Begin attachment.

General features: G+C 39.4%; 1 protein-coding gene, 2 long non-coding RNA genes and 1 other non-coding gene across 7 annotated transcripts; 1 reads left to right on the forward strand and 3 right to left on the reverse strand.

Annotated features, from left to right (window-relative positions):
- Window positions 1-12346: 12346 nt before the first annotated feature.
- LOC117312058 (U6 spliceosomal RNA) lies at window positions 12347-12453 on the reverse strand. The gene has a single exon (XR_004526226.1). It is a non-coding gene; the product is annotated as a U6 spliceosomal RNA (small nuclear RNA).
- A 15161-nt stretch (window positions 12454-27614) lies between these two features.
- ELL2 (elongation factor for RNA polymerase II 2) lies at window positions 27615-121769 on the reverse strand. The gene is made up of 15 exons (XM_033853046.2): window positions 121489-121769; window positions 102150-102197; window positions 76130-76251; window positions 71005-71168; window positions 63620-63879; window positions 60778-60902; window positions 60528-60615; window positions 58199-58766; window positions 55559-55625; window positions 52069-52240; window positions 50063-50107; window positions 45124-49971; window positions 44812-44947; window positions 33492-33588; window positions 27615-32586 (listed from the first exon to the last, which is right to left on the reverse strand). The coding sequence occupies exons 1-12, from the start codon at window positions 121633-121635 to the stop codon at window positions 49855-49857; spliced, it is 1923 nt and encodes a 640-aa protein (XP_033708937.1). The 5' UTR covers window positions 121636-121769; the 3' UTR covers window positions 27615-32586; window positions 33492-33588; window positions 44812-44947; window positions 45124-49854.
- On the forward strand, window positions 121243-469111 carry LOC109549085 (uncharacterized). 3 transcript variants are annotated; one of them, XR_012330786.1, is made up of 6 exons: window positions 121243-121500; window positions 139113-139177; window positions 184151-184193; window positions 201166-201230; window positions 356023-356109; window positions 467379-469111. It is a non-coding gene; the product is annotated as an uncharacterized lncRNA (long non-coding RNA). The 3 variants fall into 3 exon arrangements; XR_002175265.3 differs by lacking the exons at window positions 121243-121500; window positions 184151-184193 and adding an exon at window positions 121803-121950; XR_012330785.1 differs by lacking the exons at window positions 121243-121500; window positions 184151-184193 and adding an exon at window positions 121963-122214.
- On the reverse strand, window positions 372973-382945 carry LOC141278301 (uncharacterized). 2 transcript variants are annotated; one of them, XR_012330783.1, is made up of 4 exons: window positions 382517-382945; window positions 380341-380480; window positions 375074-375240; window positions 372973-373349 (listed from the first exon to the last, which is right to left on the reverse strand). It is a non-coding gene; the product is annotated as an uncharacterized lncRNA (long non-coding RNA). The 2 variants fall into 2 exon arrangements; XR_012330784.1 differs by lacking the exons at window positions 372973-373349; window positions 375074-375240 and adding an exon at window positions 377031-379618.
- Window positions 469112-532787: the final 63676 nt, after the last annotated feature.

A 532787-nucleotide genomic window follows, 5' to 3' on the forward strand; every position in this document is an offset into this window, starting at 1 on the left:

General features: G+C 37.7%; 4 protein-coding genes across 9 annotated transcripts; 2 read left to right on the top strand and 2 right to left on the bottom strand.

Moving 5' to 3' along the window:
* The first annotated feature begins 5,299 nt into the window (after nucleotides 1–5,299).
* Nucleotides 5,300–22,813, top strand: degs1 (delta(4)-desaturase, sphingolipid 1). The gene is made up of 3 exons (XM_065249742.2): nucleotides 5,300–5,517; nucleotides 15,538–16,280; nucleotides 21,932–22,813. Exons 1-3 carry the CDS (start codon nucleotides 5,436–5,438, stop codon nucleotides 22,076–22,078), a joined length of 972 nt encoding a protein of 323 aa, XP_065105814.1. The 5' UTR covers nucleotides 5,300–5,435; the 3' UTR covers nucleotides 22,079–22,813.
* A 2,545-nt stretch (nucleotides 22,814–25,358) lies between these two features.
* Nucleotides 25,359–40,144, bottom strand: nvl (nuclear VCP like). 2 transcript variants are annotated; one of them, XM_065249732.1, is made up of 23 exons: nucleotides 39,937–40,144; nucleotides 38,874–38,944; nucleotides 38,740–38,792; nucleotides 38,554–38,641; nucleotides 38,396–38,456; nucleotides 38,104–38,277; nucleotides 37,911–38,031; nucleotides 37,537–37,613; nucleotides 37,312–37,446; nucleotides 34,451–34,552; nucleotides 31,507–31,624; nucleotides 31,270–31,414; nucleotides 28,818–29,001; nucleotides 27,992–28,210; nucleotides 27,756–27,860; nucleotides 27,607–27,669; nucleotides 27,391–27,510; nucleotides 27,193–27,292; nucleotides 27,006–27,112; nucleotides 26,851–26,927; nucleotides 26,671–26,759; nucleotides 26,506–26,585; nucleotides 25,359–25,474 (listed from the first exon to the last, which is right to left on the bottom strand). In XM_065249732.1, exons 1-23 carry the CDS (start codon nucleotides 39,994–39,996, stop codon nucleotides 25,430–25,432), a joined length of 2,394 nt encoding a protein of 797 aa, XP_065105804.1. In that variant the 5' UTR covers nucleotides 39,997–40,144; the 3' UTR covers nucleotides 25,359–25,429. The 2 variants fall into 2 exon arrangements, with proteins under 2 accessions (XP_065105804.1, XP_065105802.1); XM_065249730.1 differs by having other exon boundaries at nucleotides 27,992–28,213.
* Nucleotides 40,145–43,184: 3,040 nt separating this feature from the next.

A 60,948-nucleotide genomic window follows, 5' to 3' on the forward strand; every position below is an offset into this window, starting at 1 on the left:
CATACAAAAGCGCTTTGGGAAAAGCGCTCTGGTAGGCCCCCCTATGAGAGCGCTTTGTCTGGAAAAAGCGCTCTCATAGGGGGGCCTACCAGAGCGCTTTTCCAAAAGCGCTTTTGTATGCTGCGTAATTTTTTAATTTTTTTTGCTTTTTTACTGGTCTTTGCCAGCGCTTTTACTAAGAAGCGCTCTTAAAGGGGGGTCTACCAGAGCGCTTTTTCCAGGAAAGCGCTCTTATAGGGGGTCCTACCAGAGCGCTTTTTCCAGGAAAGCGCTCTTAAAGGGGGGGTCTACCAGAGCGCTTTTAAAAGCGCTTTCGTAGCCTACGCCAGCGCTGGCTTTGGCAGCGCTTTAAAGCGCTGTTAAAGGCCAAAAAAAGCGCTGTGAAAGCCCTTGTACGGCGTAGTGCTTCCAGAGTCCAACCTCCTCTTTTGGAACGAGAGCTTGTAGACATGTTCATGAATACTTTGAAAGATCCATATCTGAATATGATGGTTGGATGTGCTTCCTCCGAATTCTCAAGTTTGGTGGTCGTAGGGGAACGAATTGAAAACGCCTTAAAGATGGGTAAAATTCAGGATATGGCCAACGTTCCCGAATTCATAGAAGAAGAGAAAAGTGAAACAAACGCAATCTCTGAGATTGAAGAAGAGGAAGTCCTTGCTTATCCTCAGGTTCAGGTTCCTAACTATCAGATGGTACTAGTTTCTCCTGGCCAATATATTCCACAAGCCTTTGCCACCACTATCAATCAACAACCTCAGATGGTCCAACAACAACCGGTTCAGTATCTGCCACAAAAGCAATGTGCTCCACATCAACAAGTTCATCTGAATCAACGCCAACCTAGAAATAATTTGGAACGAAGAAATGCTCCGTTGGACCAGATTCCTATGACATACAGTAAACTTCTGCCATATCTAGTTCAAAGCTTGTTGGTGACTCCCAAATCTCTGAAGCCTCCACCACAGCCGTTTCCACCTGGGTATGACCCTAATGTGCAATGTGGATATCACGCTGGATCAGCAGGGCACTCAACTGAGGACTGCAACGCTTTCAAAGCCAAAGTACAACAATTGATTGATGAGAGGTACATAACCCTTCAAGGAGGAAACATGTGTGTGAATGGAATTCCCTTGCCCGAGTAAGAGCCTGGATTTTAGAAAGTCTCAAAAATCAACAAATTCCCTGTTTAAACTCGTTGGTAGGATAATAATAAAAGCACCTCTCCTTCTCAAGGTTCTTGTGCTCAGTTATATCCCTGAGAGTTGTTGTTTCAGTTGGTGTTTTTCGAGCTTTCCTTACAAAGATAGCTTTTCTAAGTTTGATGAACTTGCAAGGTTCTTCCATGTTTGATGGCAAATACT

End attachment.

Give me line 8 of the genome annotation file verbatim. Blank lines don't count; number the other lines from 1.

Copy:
- On the reverse strand, window positions 372973-382945 carry LOC141278301 (uncharacterized). 2 transcript variants are annotated; one of them, XR_012330783.1, is made up of 4 exons: window positions 382517-382945; window positions 380341-380480; window positions 375074-375240; window positions 372973-373349 (listed from the first exon to the last, which is right to left on the reverse strand). It is a non-coding gene; the product is annotated as an uncharacterized lncRNA (long non-coding RNA). The 2 variants fall into 2 exon arrangements; XR_012330784.1 differs by lacking the exons at window positions 372973-373349; window positions 375074-375240 and adding an exon at window positions 377031-379618.